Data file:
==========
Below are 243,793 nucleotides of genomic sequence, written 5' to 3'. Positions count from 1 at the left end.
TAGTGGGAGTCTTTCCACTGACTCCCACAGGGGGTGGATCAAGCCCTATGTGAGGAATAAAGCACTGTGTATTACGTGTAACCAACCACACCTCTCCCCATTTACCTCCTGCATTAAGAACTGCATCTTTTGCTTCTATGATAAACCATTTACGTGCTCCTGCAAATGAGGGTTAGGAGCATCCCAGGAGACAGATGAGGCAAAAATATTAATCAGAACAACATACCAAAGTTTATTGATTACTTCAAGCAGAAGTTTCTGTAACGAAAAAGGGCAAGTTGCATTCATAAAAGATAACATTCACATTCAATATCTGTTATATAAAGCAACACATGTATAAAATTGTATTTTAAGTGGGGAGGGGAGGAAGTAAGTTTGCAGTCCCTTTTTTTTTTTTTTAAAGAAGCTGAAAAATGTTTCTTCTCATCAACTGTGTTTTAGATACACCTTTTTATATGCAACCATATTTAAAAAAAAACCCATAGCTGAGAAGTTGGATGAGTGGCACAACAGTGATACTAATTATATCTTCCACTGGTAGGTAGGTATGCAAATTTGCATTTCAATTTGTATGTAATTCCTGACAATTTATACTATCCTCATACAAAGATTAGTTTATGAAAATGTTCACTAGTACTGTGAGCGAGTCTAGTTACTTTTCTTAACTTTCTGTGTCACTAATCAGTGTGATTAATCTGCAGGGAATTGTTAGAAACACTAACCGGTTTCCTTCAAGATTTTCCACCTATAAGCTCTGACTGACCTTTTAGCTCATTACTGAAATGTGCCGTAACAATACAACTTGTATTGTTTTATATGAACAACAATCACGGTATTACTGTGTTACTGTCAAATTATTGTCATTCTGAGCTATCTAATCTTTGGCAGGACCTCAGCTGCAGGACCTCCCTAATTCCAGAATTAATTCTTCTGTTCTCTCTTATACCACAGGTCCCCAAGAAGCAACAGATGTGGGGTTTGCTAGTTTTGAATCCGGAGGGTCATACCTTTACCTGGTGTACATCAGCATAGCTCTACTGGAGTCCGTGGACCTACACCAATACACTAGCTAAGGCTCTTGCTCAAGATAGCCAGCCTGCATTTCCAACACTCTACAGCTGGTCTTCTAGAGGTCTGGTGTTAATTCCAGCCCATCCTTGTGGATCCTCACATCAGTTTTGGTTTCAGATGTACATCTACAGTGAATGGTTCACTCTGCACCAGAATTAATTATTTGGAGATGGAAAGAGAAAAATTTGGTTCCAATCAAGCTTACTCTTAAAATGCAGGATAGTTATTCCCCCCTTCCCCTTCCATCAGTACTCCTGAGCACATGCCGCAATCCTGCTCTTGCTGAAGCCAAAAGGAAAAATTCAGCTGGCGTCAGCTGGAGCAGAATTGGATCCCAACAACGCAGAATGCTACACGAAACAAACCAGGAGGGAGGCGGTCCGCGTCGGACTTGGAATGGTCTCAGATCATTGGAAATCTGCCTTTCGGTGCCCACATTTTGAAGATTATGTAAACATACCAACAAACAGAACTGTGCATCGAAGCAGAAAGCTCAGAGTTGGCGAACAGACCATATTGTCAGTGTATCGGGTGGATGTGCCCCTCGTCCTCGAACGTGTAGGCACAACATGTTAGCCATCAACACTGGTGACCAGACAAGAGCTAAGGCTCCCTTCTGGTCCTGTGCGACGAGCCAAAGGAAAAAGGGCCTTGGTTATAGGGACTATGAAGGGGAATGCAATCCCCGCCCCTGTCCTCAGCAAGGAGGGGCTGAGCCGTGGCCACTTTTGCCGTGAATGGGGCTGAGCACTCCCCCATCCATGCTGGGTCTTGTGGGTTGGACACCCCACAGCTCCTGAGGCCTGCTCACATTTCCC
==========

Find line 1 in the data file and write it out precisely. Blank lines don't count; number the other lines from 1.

Below are 243,793 nucleotides of genomic sequence, written 5' to 3'. Positions count from 1 at the left end.